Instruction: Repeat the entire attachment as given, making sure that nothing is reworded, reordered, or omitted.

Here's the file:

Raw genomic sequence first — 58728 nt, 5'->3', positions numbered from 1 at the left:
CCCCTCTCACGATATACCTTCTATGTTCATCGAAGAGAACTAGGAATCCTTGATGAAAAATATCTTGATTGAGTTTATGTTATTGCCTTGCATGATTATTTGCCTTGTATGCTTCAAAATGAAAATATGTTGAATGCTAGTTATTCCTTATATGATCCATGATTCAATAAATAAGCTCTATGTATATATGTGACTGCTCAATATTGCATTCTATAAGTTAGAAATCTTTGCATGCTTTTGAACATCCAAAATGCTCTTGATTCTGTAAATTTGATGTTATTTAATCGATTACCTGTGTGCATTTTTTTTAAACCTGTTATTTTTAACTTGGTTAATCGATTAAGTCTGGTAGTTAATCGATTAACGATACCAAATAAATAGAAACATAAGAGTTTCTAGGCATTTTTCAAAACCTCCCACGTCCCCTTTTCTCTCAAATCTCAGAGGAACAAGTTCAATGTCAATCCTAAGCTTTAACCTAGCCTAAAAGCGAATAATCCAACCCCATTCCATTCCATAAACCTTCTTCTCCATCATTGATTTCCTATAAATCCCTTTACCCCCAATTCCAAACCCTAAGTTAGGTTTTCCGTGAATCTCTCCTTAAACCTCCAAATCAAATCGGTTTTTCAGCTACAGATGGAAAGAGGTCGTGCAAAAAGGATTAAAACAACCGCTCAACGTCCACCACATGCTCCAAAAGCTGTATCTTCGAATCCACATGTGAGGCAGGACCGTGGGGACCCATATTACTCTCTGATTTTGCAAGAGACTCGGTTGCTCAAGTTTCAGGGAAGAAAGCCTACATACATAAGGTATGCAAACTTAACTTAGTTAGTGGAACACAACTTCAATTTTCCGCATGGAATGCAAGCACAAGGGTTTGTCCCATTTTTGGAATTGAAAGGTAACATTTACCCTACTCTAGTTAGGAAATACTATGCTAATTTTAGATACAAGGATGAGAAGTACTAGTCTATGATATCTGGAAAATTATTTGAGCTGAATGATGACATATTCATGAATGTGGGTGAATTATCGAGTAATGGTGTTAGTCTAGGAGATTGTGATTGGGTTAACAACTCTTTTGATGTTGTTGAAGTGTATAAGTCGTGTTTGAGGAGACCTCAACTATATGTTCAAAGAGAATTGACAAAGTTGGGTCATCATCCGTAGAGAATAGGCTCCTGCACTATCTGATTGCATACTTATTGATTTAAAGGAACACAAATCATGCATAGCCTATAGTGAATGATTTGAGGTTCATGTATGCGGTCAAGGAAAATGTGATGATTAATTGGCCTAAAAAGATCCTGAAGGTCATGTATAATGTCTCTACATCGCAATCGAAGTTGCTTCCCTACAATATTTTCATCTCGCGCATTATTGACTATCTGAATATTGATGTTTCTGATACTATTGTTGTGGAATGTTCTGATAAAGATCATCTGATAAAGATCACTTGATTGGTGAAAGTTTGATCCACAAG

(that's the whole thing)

Raw genomic sequence first — 58728 nt, 5'->3', positions numbered from 1 at the left:
CCCCTCTCACGATATACCTTCTATGTTCATCGAAGAGAACTAGGAATCCTTGATGAAAAATATCTTGATTGAGTTTATGTTATTGCCTTGCATGATTATTTGCCTTGTATGCTTCAAAATGAAAATATGTTGAATGCTAGTTATTCCTTATATGATCCATGATTCAATAAATAAGCTCTATGTATATATGTGACTGCTCAATATTGCATTCTATAAGTTAGAAATCTTTGCATGCTTTTGAACATCCAAAATGCTCTTGATTCTGTAAATTTGATGTTATTTAATCGATTACCTGTGTGCATTTTTTTTAAACCTGTTATTTTTAACTTGGTTAATCGATTAAGTCTGGTAGTTAATCGATTAACGATACCAAATAAATAGAAACATAAGAGTTTCTAGGCATTTTTCAAAACCTCCCACGTCCCCTTTTCTCTCAAATCTCAGAGGAACAAGTTCAATGTCAATCCTAAGCTTTAACCTAGCCTAAAAGCGAATAATCCAACCCCATTCCATTCCATAAACCTTCTTCTCCATCATTGATTTCCTATAAATCCCTTTACCCCCAATTCCAAACCCTAAGTTAGGTTTTCCGTGAATCTCTCCTTAAACCTCCAAATCAAATCGGTTTTTCAGCTACAGATGGAAAGAGGTCGTGCAAAAAGGATTAAAACAACCGCTCAACGTCCACCACATGCTCCAAAAGCTGTATCTTCGAATCCACATGTGAGGCAGGACCGTGGGGACCCATATTACTCTCTGATTTTGCAAGAGACTCGGTTGCTCAAGTTTCAGGGAAGAAAGCCTACATACATAAGGTATGCAAACTTAACTTAGTTAGTGGAACACAACTTCAATTTTCCGCATGGAATGCAAGCACAAGGGTTTGTCCCATTTTTGGAATTGAAAGGTAACATTTACCCTACTCTAGTTAGGAAATACTATGCTAATTTTAGATACAAGGATGAGAAGTACTAGTCTATGATATCTGGAAAATTATTTGAGCTGAATGATGACATATTCATGAATGTGGGTGAATTATCGAGTAATGGTGTTAGTCTAGGAGATTGTGATTGGGTTAACAACTCTTTTGATGTTGTTGAAGTGTATAAGTCGTGTTTGAGGAGACCTCAACTATATGTTCAAAGAGAATTGACAAAGTTGGGTCATCATCCGTAGAGAATAGGCTCCTGCACTATCTGATTGCATACTTATTGATTTAAAGGAACACAAATCATGCATAGCCTATAGTGAATGATTTGAGGTTCATGTATGCGGTCAAGGAAAATGTGATGATTAATTGGCCTAAAAAGATCCTGAAGGTCATGTATAATGTCTCTACATCGCAATCGAAGTTGCTTCCCTACAATATTTTCATCTCGCGCATTATTGACTATCTGAATATTGATGTTTCTGATACTATTGTTGTGGAATGTTCTGATAAAGATCATCTGATAAAGATCACTTGATTGGTGAAAGTTTGATCCACAAG